Today, the U.S. Cybersecurity and Infrastructure Security Agency (CISA) urged technology manufacturers to stop providing software and devices with default passwords.
Once discovered, threat actors can use such default credentials a backdoor to breach vulnerable devices exposed online. Default passwords are commonly used to streamline the manufacturing process or help system administrators deploy large numbers of devices within an enterprise environment more easily.
Nonetheless, the failure to change these default settings creates a security weakness that attackers can exploit to circumvent authentication measures, potentially compromising the security of their organization’s entire network.
“This SbD Alert urges technology manufacturers to proactively eliminate the risk of default password exploitation,” CISA said, by taking “ownership of customer security outcomes” and building “organizational structure and leadership to achieve these goals.”
“By implementing these two principles in their design, development, and delivery processes, software manufactures will prevent exploitation of static default passwords in their customers’ systems.”
“Years of evidence have demonstrated that relying upon thousands of customers to change their passwords is insufficient, and only concerted action by technology manufacturers will appropriately address severe risks facing critical infrastructure organizations,” CISA added.
Alternatives to default passwords
The U.S. cybersecurity agency advised manufacturers to provide customers with unique setup passwords tailored to each product instance as an alternative to using a singular default password across all product lines and versions.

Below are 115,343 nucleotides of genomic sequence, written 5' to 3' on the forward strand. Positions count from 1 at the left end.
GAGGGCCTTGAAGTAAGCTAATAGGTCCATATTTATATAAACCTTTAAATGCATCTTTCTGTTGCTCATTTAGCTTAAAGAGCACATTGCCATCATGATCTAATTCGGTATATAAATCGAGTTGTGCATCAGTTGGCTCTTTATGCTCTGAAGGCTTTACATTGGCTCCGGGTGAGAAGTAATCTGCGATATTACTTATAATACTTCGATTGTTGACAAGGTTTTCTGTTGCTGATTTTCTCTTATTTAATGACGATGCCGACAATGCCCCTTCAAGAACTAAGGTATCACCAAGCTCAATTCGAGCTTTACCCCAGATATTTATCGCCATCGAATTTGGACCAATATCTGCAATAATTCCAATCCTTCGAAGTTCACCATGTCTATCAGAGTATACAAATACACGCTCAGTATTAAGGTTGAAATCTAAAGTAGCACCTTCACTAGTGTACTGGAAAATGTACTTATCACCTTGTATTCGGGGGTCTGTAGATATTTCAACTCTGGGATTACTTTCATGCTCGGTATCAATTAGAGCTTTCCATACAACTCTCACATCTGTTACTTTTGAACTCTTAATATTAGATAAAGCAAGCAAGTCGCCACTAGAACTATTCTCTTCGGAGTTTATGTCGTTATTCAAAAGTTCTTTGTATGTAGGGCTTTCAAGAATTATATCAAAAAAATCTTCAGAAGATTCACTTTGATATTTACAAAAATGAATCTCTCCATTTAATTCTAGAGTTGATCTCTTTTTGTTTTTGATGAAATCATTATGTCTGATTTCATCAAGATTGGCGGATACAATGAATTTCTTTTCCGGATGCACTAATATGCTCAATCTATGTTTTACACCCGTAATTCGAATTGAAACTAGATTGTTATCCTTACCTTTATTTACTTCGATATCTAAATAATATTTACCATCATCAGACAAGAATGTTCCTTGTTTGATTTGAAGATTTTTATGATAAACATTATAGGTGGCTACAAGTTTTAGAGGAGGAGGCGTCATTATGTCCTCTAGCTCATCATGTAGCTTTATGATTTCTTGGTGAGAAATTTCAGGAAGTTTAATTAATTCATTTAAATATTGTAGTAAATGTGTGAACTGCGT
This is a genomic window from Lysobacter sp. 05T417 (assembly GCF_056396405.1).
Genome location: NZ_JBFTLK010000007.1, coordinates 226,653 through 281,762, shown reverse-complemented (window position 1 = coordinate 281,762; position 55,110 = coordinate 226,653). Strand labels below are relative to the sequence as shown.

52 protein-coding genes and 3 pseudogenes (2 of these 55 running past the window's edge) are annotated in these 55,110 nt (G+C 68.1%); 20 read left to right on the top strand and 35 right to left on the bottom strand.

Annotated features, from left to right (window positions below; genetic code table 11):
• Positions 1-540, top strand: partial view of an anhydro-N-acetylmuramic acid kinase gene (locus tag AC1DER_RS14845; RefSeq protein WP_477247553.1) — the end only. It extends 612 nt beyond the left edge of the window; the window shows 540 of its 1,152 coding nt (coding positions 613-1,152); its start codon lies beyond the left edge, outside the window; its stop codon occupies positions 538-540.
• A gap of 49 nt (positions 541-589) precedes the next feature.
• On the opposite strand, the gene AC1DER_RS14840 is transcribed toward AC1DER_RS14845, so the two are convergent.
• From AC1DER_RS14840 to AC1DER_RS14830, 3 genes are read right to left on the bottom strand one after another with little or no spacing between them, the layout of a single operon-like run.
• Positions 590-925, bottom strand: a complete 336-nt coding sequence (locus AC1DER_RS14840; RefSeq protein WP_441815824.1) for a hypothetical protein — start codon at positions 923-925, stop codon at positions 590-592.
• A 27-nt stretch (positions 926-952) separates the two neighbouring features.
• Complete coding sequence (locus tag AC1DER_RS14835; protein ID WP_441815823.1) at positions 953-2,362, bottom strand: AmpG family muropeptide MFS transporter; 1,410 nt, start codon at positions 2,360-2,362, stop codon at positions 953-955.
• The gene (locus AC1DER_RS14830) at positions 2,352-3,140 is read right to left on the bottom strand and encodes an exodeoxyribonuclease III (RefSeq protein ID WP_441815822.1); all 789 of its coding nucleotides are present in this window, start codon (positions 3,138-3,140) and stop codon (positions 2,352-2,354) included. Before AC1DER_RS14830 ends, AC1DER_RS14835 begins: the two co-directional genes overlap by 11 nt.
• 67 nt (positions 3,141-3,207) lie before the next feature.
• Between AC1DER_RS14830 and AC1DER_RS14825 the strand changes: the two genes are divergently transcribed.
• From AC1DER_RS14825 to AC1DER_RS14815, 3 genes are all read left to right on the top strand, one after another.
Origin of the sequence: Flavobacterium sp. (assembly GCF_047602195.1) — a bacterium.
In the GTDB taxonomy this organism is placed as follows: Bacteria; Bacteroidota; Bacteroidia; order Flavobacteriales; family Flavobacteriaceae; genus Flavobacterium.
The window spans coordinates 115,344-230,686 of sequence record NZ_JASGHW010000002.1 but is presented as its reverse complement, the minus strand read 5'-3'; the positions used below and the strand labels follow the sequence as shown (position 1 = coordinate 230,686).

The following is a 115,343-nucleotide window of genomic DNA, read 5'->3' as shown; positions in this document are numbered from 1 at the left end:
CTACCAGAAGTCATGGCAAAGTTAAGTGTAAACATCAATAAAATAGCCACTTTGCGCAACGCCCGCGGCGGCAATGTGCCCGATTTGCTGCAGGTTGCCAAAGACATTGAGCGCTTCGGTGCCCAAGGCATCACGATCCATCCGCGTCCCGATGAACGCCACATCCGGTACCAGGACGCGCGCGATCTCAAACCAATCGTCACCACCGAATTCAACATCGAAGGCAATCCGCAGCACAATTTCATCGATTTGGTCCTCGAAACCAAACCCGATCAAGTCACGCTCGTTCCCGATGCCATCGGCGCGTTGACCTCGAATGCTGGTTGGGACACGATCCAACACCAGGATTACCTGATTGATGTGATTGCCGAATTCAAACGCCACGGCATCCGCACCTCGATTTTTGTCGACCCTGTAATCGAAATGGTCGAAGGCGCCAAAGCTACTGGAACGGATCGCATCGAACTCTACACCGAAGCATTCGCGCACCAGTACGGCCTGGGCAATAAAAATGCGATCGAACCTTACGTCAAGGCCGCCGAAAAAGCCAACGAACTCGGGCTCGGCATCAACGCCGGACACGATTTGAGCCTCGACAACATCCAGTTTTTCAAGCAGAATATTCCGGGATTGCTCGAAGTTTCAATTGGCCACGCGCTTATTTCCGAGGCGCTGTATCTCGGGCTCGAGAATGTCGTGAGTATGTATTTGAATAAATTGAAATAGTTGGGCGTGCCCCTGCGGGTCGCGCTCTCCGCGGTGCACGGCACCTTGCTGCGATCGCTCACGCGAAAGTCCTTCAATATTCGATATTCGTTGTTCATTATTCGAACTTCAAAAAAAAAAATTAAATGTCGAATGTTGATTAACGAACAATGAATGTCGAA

Moreover, they can implement time-limited setup passwords designed to deactivate once the setup phase concludes and prompt admins to activate more secure authentication methods, such as phishing-resistant Multi-Factor Authentication (MFA).
Another possibility involves mandating physical access for the initial setup and specifying distinct credentials for each instance.
Ten years ago, CISA issued another advisory notice highlighting the security vulnerabilities associated with default passwords. The advisory specifically underscored the heightened risk factors to critical infrastructure and embedded systems.
“Attackers can easily identify and access internet-connected systems that use shared default passwords. It is imperative to change default manufacturer passwords and restrict network access to critical and important systems,” the cybersecurity agency said.
“Default passwords are intended for initial testing, installation, and configuration operations, and many vendors recommend changing the default password before deploying the system in a production environment.”
Iranian hackers recently employed this approach, using a ‘1111’ default password for Unitronics programmable logic controllers (PLCs) exposed online to breach U.S,. critical infrastructure systems, including a U.S. water facility.